Tag Archives: market returns

The Ongoing Financial Correction In Perspective

After three emails from listeners and two from relatives, it’s probably worth the time to put things in perspective. I only do about two segments on investing a year, because that’s not my degree or expertise, but these are just common sense…that we forget in the heat of the supposed “meltdown.”

First: These were the market returns last year:

Dow +22.3

S&P +28.5

NASDAQ +35.2

TSX +22.8

Markets do not go up by over 22% each year and every year. When it’s a huge year, there will be a pullback. That’s not a “meltdown” that is a correction to historical averages. And those are 10 to 12% a year on average. You can google that in 10 seconds or pull it up on my website under radio stories.

Second: When our investments go down in value we tend to think that we have lost money. Nope – that’s not correct. We are down but not out. We have lost money if we sell the investments and get out of investing. Then we have taken the cash out and have locked in the losses. If we stay invested, the market will bounce back. Always has and always will. Since World War 2 there have been 26 corrections for an average of over 13%. This isn’t breaking news, it’s part of the normal cycle of the market. I’ve attached a chart of it from CNBC. 

Third: The so-called losses are mostly giving back the massive gains of last year and this February. It is not a loss of huge amounts last year on top of another wave of market drops this past week.

Fourth: Take your next six statements and put them away. Don’t open them and don’t watch BNN or any investment shows. I’m not an expert but I will bet a lot that you’ll have at least a 15% return by September. (From the March 3rd Dow close of 25,917 and S&P 500 close of 16,423) Markets always overreact and then have a massive bounce back as we saw on Monday. Ignore the wild fluctuations. If you are investing, that definition is a time horizon of five years or longer. Anything shorter than that should be in a savings account or under your mattress.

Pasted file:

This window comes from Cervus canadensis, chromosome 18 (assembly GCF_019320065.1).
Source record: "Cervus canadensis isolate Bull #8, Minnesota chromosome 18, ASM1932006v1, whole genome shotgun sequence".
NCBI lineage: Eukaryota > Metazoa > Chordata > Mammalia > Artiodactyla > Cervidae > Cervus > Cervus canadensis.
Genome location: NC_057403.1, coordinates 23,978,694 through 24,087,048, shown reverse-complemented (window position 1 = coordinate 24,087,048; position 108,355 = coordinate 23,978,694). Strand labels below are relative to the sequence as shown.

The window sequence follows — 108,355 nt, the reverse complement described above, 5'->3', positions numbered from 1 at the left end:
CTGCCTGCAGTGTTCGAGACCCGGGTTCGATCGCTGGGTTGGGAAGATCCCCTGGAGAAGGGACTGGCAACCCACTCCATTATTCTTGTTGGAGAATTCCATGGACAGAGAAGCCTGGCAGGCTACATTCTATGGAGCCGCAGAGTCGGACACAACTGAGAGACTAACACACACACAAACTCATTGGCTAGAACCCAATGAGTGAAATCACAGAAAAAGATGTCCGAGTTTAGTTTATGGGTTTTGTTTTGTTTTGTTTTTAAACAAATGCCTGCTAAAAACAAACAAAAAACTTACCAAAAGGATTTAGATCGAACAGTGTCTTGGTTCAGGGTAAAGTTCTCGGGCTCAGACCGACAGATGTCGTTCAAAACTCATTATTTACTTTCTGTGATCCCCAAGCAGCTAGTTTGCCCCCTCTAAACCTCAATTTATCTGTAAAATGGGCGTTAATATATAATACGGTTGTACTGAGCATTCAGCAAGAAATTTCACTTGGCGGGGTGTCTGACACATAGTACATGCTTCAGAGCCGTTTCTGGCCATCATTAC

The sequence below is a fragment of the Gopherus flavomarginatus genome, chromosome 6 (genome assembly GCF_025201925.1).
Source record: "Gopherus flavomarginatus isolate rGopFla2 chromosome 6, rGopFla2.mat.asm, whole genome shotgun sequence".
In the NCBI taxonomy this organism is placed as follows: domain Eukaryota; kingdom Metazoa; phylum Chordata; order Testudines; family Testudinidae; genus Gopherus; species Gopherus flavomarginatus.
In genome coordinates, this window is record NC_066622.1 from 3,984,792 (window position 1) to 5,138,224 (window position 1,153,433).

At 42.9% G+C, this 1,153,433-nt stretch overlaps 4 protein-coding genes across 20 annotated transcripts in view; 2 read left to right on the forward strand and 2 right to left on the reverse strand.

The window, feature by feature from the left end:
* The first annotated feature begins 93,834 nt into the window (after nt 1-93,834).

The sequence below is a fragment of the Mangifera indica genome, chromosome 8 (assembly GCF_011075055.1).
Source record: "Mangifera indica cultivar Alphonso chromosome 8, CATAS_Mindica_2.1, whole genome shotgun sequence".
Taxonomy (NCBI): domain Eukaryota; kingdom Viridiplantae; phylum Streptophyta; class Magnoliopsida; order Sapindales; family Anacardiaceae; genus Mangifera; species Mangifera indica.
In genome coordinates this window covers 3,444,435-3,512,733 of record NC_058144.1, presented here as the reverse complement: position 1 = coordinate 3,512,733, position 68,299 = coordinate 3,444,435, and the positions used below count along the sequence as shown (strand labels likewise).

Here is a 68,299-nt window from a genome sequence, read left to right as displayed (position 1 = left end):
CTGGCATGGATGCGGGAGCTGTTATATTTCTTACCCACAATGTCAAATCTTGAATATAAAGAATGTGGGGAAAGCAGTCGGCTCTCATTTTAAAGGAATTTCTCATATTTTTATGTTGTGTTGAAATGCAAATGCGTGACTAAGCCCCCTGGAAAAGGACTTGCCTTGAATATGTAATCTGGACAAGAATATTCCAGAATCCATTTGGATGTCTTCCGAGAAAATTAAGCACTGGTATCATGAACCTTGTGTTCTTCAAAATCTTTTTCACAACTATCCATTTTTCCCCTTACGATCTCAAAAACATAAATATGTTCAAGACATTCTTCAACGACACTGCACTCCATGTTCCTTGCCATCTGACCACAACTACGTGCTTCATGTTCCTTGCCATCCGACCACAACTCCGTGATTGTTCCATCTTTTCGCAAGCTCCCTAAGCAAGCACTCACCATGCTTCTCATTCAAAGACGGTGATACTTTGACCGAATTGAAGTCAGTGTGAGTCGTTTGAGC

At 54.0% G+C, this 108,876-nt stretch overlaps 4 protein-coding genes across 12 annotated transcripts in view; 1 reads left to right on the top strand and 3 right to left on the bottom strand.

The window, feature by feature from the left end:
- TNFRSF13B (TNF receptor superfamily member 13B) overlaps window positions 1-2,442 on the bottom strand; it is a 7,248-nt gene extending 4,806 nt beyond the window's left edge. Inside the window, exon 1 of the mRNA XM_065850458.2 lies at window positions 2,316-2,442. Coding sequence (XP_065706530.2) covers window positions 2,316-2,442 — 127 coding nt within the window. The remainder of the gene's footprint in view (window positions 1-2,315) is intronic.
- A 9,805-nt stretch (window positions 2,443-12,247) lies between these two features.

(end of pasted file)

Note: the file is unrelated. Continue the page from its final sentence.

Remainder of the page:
Another Week – Another Scam

You are not exempt from the law of gravity. You and I also aren’t exempt from that little part of our brain that gets greedy and wants it all today. That comes to spending as much as investment returns.

On the spending part, we think that it’s not really that much per month or in total, and we get wildly and wrongly optimistic that we’ll pay it off sooner than reality or our income will ever allow. Besides, we think we make maybe $50,000 and we deserve it. Well, we don’t make $50,000 by the time taxes come off and all the bills we already have. But that little part of our brain conveniently forgets about that.

We can get just as stupid about investment returns when that part of our brain forgets about common sense. Savings accounts are around 1% right now, and the stock market has a historical return of 8% to 10%. So when someone tells us we can get a risk-free 18% to 22% return we have two choices: We can laugh and tell the guy to get lost because it’s always a scam, or has a big catch. But often we don’t. That little greedy part of our brain says: Well, that’s a great idea – and never mind the fine print, that we’ve never heard of the firm, and that it’s way too good to be true.

And thus, another scam or Ponzi scheme succeeds. The latest one unraveled in Alberta for over $52 million. Surprise! The police can’t find the people involved and the accounting firm can’t find any of the money. This one even conned a really successful Western Canadian businessman for $6 million.

If it’s 20 times what the bank pays, and double or triple the best market returns, it’s a scam. Stop and listen to the part of your brain that has the common sense gene and know only slow and steady wins the investment race.

All that glitters is not gold anymore. The hype of gold seems to be cooled off – or turned cold. That can’t miss investment and the only safe place from inflation was another fad like so many others. Sure, those still invested and everyone who has a stake in selling you gold tells you it’s just temporary. If you look through our stories, I’ve warned you away from golf three or four times. Now it’s down to the $1,300 area code from a high of $1,900 or so.

That wasn’t much of a hard prediction. Gold is massively volatile and subject to extreme downturns. A 30-second internet search past all the hype would have told anyone that. Tons of people have lost a fortune. That’s sad, but totally unnecessary. Slow and steady investing always wins the investment race. Those people got greedy and I guarantee they’ll get greedy again on the next sure thing in the hope of making it all back in one shot. They should have gone to Vegas, instead.